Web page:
Friday, November 17, 2006


Well, Aaron Wymer, a classmate of mine, wanted to see my face when he told me that Bo Schembechler had died. I'm not sure what he expected, but if the expression was glee or happiness, then he was profoundly disappointed. I'd never wish ill-will on anybody, and lest we never forget, Bo not only graduated from Miami of Ohio (my alma mater), but was Woody's protege. It is a truly a sad day.

See, here's the thing... without Woody and Bo there is no rivalry. Other teams in the Big Ten matter, and this game, while important, isn't what it is now.

Want to know why I love this game so much? We made the decision to go home today for Thanksgiving week largely so I could be at my Dad's to watch this game with him. After hearing we were going to be home, my brother and his wife decided to drive down from Toledo to watch it with us. Hopefully my Uncle Jack and his wife will surprise us and stop on by and together we'll all tell stories about past games, and specifically, about my grandfather, how he used to come down to Columbus when I was a baby and go with Dad to the Shoe, or how he taught us all to scream at the TV to root the Bucks onto victory. For our family, and for friends across the states of Ohio and Michigan, people come together, even sometimes people in red and people in blue in the same room, and there is as much talk about the past as there is about the now.

While I worked in Goshen, my boss, Dick Lyndon and his entire family were huge Michigan fans. Dick and his lovely wife Karen, grew up in Dexter, Michigan which is a 15-minute drive from Ann Arbor. For the five years I lived in Goshen, ours was the only church in all of Indiana where the congregation got caught up in the game, if only because Dick and I let them in on the rivalry. We used to watch the game together each of those years at his house, where I could give the Lyndon's extended clan ample crap. Dick is gone now. Every year I think of him and those wonderful days where we served the Lord together in that special place. Now, usually every year, Karen and I will still call one another on the day of the game. Apparently, a rivalry can even deepen friendships even if one guy grew up rooting for Bo, and the other for Woody.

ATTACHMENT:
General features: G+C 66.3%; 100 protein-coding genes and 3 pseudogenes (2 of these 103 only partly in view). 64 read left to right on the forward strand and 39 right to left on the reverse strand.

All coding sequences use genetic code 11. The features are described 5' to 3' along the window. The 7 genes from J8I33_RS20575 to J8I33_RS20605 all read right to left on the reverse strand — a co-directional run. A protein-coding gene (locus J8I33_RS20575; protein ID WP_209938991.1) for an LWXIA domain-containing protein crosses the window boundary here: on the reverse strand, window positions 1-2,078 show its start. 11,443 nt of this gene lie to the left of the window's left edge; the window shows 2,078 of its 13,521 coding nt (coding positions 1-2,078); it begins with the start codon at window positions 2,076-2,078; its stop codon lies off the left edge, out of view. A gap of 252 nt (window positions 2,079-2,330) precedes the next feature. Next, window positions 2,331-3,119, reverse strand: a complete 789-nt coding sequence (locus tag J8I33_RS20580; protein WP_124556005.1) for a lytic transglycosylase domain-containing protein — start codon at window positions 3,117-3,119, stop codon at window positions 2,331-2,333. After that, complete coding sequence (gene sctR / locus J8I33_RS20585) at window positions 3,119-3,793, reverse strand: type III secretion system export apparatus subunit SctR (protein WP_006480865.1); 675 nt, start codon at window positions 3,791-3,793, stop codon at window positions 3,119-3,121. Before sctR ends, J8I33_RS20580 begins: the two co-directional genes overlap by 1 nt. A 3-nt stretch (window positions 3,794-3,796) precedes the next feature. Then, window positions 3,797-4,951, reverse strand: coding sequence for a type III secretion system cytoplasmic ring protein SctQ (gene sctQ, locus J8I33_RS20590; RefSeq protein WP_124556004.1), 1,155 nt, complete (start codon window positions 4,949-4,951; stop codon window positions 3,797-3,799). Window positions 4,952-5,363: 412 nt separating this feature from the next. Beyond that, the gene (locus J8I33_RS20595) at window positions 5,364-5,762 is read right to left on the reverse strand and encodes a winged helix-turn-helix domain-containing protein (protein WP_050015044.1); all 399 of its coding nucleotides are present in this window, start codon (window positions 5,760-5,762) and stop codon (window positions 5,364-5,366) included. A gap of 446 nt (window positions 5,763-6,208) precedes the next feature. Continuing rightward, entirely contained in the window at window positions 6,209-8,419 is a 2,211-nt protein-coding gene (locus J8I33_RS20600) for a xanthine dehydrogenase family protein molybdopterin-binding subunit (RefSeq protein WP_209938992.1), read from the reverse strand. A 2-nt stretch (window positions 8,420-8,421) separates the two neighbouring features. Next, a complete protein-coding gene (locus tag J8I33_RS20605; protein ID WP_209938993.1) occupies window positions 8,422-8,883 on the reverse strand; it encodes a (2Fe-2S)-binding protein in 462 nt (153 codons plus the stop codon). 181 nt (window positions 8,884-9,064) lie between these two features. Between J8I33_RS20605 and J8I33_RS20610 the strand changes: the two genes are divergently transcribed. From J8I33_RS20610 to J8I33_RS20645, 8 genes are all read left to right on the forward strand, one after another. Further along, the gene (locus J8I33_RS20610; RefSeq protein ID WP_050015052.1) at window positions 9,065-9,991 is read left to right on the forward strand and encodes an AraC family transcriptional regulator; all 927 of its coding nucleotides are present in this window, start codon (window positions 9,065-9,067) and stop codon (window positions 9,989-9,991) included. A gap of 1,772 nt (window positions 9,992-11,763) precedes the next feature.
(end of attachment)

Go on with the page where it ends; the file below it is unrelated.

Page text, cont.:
And let me say this... when the rest of the country shouted Woody down after slugging that player from Clemson, Bo never went that way. Even though Woody's reputation was tarnished from that day on, Schembechler always spoke of the man with a mix of great respect and animosity... and you wouldn't want it any other way. As a matter of fact, even though he was still as intense as ever when The Game was about to be played, he always made it clear that it wasn't the same without Woody on the other side of the field.

Because in the end, what the two men taught us was that you hated to lose this game, more than just about anything else, but you didn't personally hate one another. It is still, after all, a game. A game that year after a year inspired both men to do their best with a passion that became so contagious that the rest of us couldn't help but get caught up in it. That's the most you can ask out of game. It can't give away anything more.... and nor should we want it to do so.

Tomorrow, then, join me in a toast... not only to Bo, but to Woody, and to all of those with whom we are bonded together because these two men demanded the best out of their teams, and one another, every single time.

That being said, I've thrown my prediction out for tomorrow. Anything could happen.

1 comment:

Aaron said...

You've got to know that I in no way expect you to be happy about Bo's death. The guy learned at Woody's feet.

The reason I wanted to see your face is because I suspect the second-to-last thing you want is for Michigan to have extra motivation tomorrow (the last thing being the death of a human being).

I know you well to know that you are not insane.

Enjoy the game tomorrow.